I love moving. I love change. Moving out of an old place and into a new place allows the opportunity to reevaluate everything I’ve accumulated over the years and ask myself the question, “Do I really need this?” It gives me permission to throw things away, donate items to charity, or give something to a friend. I know this isn’t easy for some people. I’m attached to a few photos, keepsakes, and nostalgic items, but the majority of my “stuff” is just “stuff.” I really can just let it go, and I’ll be okay. But you don’t need to be as extreme as me, and you don’t have to relocate in order to create a minimalist home.
- If you haven’t worn that flannel shirt since the days of ‘90s grunge, then it’s time to let it go.
- If you haven’t used that juicer since you bought it for your 30-day cleanse (last year), then it’s time to let it go.
- If you haven’t sat in that antique chair in ages because it’s uncomfortable and really serves no purpose at all, then it’s time to let it go.
A minimalist home is calming and stress-free. It’s not chaotic. It’s simple.
In the blog post “A Guide to Creating a Minimalist Home,” Leo Babauta identifies three benefits of minimalism:
- Less stressful. Clutter is a form of visual distraction, and everything in our vision pulls at our attention at least a little. The less clutter, the less visual stress we have. A minimalist home is calming.
- More appealing. Think about photos of homes that are cluttered, and photos of minimalist homes. The ones with almost nothing in them except some beautiful furniture, some nice artwork, and a very few pretty decorations, are the ones that appeal to most of us. You can make your home more appealing by making it more minimalist.
- Easier to clean. It’s hard to clean a whole bunch of objects, or to sweep or vacuum around a bunch of furniture. The more stuff you have, the more you have to keep clean, and the more complicated it is to clean around the stuff. Think about how easy it is to clean an empty room compared to one with 50 objects in it. That’s an extreme example, of course, as I wouldn’t recommend you have an empty room, but it’s just to illustrate the difference.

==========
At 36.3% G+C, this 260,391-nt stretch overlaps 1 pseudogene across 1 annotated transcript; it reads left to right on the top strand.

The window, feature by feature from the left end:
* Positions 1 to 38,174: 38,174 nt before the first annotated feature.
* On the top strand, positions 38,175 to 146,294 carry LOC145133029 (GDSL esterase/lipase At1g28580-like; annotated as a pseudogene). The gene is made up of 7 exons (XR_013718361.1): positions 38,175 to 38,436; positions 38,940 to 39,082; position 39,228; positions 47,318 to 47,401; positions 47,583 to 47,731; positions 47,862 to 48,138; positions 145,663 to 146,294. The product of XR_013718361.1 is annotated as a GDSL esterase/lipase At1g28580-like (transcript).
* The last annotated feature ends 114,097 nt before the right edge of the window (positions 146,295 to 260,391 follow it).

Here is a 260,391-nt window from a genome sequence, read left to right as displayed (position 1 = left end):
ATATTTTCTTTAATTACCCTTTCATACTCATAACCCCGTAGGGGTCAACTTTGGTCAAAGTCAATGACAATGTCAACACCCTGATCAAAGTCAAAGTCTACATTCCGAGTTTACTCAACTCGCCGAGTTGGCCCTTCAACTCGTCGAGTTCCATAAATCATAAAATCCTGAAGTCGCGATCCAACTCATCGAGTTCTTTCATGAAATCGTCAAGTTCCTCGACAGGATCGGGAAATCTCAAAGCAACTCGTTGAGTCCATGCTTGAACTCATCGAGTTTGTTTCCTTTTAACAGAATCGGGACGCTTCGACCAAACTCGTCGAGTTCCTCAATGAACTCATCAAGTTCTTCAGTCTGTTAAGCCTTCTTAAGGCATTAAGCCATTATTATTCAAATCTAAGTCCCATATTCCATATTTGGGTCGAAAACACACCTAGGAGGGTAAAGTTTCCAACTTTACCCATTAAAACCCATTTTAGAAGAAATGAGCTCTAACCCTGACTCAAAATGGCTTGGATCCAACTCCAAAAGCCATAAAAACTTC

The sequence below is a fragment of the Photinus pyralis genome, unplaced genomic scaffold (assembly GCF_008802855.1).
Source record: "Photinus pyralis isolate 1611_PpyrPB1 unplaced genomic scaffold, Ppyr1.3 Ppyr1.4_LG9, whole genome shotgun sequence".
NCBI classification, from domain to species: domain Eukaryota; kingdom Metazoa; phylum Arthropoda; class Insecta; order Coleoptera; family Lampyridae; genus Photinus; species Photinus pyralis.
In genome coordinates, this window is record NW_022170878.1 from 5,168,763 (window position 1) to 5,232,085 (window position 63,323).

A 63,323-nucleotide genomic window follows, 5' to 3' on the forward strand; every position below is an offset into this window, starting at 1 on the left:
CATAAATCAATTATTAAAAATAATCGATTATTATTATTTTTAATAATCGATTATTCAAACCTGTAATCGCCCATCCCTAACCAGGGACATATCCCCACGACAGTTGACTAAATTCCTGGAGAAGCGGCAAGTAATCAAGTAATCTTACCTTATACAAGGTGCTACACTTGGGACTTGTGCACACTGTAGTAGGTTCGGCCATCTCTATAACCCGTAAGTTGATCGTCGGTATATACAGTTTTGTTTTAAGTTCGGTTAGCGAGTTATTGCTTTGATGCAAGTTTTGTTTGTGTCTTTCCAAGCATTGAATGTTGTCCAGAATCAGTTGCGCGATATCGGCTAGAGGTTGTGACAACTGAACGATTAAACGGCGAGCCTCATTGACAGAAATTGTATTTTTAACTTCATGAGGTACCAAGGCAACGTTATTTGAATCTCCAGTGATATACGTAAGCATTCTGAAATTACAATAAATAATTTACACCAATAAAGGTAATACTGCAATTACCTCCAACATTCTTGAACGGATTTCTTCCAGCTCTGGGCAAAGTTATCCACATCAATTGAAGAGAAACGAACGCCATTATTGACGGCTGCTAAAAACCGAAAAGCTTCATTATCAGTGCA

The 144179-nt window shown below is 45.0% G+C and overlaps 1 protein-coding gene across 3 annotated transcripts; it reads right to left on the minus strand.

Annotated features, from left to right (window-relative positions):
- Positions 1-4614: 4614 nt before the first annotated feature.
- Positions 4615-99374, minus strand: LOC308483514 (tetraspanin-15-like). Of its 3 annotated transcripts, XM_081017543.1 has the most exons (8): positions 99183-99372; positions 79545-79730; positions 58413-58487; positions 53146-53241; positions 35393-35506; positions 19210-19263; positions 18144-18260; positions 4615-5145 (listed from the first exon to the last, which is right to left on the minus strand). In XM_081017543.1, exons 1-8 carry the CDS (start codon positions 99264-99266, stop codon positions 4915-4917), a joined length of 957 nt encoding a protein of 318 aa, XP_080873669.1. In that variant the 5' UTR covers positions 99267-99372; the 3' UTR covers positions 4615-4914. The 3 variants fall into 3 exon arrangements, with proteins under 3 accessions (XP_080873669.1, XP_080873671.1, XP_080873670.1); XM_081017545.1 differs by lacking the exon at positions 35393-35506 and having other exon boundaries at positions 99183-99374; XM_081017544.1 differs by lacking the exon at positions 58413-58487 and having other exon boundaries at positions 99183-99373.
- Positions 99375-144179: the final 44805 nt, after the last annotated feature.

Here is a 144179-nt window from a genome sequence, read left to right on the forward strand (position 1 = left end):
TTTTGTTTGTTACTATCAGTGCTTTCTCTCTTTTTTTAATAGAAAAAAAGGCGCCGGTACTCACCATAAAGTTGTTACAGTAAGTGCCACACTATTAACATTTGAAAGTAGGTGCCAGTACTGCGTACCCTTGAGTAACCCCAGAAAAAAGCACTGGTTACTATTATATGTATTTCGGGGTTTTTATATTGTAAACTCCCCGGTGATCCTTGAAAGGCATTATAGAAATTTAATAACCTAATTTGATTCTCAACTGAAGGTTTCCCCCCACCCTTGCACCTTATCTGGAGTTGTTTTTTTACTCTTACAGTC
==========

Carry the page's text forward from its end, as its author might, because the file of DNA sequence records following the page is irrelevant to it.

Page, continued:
Less stressful!? That’s huge! We deal with stress all the time – at the office, in the classroom, in our relationships, while sitting in traffic. Why would we want to face “visual stress” at home, when there’s an easy and practical way to alleviate that stress?
Babauta also points out that unless you are moving into a new place, it’s extremely difficult to simplify an entire house (or apartment) at once. Instead, it’s okay to focus on one room at a time. Create a sense of peace and calm within that one space.
Joshua Becker, a minimalist and the blogger of “Becoming Minimalist,” gives a few ways to easily eliminate clutter and chaos in your home today:
- Place junk mail immediately into a recycling bin.
- Store kitchen appliances out of sight.
- Remove 10 articles of clothing from your closet.
Here are even more suggestions on how to make minimalism an easier process for you and your family: “15 Clutter Busting Routines For Any Family”
*Becker is featured on Tsh Oxenreider’s podcast, “The Art of Simple.” Check out episode #67 – “Freedom from Stuff” for more inspiration and tips to get you started.
love & peace,